July 1, 2005
A member of the Supreme Court has stepped down today and it's not who you might think. Surprisingly it wasn't really Renquist putting in his resignation; it was Sandra Day O'Connor--the first woman to serve on the U.S. Supreme Court.
The announcement came as such a surprise that even her "son" didn't
know in advance. Now that the world is out, the tributes are pouring in for retiring Justice Sandra Day O'Connor.
"Her wisdom, intellect, and humility have earned her deep respect from colleagues, even those with opposing judicial philosophies," said Senator Bill Frist.
"She was a careful and thoughtful and highly respected member of the court; a wise judge who served the nation," said Senator Ted Kennedy.
Appointed by Ronald Reagan as the first woman on the Court, O'Connor has served for 24 years. In a statement, O'Connor said she's 75 years old and she wants to spend more time with her family.
"She has more energy than any person I have ever met in my life, so retirement is not going to slow her down," said Ann Day, O'Connor's sister.
During her tenure, O'Connor became known as a centrist who served as the swing vote on a number of high profile decisions, including abortion, the death penalty, and civil rights.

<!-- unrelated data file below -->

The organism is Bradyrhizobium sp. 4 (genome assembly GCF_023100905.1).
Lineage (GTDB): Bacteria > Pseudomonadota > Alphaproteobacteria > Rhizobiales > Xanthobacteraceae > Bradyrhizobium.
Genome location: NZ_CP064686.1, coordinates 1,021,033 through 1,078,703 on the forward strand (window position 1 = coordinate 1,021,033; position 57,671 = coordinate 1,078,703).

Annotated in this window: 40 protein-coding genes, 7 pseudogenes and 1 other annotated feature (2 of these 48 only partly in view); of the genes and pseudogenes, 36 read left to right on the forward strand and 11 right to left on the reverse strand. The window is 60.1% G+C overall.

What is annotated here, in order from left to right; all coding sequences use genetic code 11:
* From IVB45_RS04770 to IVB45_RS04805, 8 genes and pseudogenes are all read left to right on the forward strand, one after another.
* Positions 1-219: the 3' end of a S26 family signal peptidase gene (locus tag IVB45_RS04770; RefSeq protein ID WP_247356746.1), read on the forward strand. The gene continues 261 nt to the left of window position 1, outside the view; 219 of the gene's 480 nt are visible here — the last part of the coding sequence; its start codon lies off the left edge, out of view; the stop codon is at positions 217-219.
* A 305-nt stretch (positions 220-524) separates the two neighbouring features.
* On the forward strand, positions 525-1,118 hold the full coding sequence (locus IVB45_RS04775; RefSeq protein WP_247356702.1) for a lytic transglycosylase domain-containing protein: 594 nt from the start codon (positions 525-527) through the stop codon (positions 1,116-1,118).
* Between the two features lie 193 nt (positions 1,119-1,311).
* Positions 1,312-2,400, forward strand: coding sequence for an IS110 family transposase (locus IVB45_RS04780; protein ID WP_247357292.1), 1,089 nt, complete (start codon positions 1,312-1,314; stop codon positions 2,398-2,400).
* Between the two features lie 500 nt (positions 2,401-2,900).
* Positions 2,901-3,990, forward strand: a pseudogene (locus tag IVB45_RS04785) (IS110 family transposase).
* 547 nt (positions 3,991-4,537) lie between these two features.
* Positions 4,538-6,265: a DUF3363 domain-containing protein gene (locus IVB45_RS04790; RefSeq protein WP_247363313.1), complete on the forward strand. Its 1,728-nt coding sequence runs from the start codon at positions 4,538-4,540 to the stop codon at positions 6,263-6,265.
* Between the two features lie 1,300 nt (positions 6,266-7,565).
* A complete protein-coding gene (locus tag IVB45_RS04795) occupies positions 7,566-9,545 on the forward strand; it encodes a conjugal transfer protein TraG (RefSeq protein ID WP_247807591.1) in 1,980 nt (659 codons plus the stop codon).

When asked at her Senate Confirmation hearings how she's like to be remembered, she said on her tombstone she'd like the words: "Here lies a Good Judge."
"I'm proud to know her," said President Bush.
Bush says he'll name a successor in a timely manner, but not until he returns from a European trip on July 8, 2005. Bush promises he'll consult with both parties about his selection.
"The nation also deserves a dignified process of confirmation in the United States Senate, characterized by fair treatment, a fair hearing and a fair vote," said Bush.
Experts say Justice O'Connor's departure will trigger an enormous battle between liberal and conservative groups trying to influence the president's decision. It's a battle some say will be worthy of a presidential campaign.